Nature Utterly Pwned Nature

Consider the story of the identical twins Jim Lewis and Jim Springer, who were raised separately from the age of four weeks. They reunited at 39 and found that they were each six feet tall and weighed 180 pounds; bit their nails and had tension headaches; owned a dog named Toy when they were kids; went on family vacations at the same beach in Florida; had worked part-time in law enforcement; and liked Miller Lite beer and Salem cigarettes. There was one notable difference: Jim Lewis named his firstborn James Alan, while Jim Springer named his James Allan. Had Lewis and Springer never met each other, they might have assumed that their adoptive parents played big roles in creating their tastes. But it appears that those interests were, to a large degree, coded in their DNA.

Seth Stephens-Davidowitz, “The One Parenting Decision That Really Matters”

Cochran: “At least in this case, Nature utterly pwned Nurture. … [T]he environment influenced them all right, but it influenced them in exactly the same way.”

Three quick overarching takeaways:

  • The majority of what people blame on capitalism, “systemic racism,” “white supremacy,” “the patriarchy,” etc. has little if anything to do with any of the above. Unsurprisingly, our Establishment routinely underestimates the importance of genetics: “The environment influences people want to exist, mostly don’t.” Update your views on politics, history, education, etc. accordingly.
  • Parents should think carefully about what they can control and what they cannot control, optimize the former, and not stress out about the latter. If one identical twin is raised by the Amish and the other is raised by hippies, they will be profoundly different in some ways. But they will also be profoundly similar in other ways. Update your views on parenting accordingly.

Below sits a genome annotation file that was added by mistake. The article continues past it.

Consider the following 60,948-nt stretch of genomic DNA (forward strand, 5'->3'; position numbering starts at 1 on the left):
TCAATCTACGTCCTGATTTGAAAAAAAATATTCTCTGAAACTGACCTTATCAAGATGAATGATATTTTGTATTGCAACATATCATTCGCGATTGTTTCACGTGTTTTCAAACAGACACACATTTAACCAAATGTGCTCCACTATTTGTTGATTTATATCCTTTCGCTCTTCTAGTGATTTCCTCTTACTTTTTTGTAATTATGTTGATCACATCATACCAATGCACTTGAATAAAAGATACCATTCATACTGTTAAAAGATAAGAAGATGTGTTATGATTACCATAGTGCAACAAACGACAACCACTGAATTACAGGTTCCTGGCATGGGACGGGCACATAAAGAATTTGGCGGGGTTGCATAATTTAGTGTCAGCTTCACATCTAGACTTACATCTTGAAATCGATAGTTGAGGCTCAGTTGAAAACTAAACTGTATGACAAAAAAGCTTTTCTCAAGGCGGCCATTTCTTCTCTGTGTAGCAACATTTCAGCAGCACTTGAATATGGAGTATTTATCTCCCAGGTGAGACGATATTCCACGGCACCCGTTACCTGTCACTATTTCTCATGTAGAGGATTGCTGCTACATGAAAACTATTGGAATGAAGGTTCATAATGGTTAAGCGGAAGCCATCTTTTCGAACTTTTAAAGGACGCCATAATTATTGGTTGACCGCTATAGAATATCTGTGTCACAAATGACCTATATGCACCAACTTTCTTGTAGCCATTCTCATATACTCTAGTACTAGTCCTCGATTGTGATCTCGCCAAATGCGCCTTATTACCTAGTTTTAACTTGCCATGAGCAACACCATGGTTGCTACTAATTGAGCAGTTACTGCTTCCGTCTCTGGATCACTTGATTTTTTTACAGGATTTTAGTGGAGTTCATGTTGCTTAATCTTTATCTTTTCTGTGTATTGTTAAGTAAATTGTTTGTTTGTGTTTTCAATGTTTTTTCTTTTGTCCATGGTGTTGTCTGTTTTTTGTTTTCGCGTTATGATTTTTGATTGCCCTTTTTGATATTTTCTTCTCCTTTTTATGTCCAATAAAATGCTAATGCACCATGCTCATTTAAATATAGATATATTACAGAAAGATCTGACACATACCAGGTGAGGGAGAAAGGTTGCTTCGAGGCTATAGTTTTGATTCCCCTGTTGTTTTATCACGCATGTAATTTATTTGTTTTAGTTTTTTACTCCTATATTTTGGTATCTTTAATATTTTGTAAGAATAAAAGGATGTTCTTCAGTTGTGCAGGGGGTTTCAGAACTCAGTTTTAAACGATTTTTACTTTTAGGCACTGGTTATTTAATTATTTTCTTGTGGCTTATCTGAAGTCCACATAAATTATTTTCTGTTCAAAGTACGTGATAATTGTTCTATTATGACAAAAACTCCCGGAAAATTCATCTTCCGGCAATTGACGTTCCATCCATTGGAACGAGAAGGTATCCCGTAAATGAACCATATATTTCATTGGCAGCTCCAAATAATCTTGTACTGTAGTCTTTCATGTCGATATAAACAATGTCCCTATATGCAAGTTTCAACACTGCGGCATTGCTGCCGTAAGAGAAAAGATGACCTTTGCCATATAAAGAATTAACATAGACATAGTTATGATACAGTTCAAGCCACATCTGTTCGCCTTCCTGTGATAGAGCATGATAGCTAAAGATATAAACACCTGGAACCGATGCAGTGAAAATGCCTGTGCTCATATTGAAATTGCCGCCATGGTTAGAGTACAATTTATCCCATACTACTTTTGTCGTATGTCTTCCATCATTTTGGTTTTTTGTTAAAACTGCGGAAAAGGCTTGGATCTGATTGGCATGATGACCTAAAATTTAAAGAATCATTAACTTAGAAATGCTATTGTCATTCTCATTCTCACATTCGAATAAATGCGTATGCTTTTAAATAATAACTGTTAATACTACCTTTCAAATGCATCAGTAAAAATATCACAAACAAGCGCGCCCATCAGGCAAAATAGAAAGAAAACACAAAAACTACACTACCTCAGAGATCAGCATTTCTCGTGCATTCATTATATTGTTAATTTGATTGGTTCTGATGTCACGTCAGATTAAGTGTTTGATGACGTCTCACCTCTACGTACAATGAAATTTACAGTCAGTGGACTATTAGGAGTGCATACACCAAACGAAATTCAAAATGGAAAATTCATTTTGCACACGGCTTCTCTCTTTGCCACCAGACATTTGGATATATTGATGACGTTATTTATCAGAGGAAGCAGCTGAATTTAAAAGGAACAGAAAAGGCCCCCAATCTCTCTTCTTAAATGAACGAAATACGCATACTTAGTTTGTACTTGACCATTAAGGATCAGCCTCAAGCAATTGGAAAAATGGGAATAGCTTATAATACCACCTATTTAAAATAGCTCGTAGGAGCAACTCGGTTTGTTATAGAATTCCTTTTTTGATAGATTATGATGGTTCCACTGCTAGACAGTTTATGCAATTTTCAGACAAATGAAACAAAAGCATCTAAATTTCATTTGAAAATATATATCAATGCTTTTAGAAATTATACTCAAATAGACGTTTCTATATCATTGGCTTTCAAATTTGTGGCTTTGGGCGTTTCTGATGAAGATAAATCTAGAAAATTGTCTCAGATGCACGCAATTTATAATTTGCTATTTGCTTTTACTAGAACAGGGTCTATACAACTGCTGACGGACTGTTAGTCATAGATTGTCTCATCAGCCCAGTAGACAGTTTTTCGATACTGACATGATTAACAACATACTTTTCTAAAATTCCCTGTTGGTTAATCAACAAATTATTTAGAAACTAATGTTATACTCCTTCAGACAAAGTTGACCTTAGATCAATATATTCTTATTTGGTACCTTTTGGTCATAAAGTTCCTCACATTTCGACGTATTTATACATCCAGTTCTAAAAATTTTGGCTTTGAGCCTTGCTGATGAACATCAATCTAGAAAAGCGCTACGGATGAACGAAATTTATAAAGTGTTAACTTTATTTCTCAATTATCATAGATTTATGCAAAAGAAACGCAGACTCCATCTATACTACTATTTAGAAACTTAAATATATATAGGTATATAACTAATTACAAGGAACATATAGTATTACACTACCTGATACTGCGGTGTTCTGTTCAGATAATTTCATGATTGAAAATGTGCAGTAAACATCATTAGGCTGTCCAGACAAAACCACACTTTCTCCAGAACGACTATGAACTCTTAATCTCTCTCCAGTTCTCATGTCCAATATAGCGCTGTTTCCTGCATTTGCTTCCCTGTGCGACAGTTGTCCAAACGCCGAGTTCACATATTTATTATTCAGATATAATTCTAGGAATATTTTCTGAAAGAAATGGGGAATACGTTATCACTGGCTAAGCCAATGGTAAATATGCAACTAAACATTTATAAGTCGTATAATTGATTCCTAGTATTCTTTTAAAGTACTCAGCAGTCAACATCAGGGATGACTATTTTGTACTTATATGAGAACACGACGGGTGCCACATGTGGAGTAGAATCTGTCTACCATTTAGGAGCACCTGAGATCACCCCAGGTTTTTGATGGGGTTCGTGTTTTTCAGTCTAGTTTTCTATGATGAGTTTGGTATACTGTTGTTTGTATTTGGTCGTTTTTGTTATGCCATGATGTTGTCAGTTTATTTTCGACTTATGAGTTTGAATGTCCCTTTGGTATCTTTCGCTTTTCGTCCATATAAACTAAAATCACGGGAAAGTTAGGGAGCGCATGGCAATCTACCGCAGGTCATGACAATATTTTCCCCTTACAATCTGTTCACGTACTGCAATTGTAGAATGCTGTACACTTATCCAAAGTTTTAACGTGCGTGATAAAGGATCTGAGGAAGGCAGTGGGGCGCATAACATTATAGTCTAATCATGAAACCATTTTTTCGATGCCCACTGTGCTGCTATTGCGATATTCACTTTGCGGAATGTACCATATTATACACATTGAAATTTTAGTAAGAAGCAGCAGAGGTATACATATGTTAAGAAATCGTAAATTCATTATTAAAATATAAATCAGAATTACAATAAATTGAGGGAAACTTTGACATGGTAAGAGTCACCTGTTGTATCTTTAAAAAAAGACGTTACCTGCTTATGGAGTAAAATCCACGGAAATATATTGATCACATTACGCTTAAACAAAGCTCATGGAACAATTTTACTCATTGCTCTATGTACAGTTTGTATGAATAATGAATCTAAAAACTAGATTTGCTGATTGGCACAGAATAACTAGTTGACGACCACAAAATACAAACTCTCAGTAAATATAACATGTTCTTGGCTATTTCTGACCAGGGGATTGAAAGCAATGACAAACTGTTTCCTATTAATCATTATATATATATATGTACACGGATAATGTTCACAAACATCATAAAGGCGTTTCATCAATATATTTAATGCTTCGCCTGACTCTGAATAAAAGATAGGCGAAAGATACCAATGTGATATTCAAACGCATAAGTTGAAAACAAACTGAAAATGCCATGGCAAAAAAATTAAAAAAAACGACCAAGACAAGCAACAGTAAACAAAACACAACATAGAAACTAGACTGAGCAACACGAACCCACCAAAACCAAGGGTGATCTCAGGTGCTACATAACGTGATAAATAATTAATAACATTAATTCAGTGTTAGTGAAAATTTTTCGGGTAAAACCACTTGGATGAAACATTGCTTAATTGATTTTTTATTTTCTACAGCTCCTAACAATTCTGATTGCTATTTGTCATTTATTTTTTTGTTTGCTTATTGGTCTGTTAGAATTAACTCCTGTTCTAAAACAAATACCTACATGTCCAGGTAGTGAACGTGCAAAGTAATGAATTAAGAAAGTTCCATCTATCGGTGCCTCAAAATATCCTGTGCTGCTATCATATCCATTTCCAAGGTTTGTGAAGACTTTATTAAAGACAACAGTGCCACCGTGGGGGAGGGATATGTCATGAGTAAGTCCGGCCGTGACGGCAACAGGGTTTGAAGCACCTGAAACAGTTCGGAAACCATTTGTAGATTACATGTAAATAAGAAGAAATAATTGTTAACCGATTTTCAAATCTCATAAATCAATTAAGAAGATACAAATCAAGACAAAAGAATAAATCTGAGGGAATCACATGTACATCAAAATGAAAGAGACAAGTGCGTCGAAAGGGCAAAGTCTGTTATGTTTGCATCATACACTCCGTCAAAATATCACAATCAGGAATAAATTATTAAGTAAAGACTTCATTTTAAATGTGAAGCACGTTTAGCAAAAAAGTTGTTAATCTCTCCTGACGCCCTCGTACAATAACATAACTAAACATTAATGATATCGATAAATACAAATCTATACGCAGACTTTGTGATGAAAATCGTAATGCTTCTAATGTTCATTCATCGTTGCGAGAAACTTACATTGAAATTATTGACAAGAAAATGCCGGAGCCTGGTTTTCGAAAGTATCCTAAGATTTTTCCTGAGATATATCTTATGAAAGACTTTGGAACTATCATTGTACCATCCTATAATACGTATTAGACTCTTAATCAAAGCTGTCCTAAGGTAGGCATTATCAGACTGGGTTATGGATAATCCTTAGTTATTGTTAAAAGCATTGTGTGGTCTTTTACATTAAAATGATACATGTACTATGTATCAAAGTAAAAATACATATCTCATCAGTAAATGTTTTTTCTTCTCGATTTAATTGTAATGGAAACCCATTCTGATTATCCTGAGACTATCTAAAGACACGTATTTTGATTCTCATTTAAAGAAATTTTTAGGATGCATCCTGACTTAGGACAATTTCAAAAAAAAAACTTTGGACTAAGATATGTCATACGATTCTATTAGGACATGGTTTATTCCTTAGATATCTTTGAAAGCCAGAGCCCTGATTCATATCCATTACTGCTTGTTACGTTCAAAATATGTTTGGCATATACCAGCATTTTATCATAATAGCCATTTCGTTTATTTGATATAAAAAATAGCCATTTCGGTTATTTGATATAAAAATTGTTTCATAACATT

• People can change, and sometimes they do. But usually not easily, usually not without miracles. Pray accordingly.

The Golden Age of Childhood

A Texas playground in the early 1900s

Dean Acheson, Truman’s Secretary of State, on his childhood:

The golden age of childhood can be quite accurately fixed in time and place. It reached its apex in the last decade of the nineteenth century and the first few years of the twentieth, before the plunge into a motor age and city life swept away the freedom of children and dogs, put them both on leashes and made them the organized prisoners of an adult world. … No one was run over. No one was kidnapped. No one had teeth straightened. No one worried about children, except occasionally my mother, when she saw us riding on the back step of the ice wagon and believed, fleetingly, that one of the great blocks of Pamecha Pond ice would fall on us. But none ever did.

Walter Isaacson, on Dean Acheson’s childhood:

Dean had a pony … a dog named Bob (purchased for five dollars), and a ready supply of playmates. … On the three-acre field between the church and the rectory, he and his friends would recreate battles of the Boer War and Teddy Roosevelt’s charge up San Juan Hill … Each evening Dean would walk to the firehouse to watch the men drill and then run to the wharf in time for the arrival of the boat from Hartford. “To me, it seemed that the ladies and gentlemen promenading the deck of that ship were the most fortunate people on earth,” he later recalled.

Arnold Kling, on Arnold Kling’s childhood:

Those of us who grew up many decades ago probably would not want to trade our childhood for today’s childhood.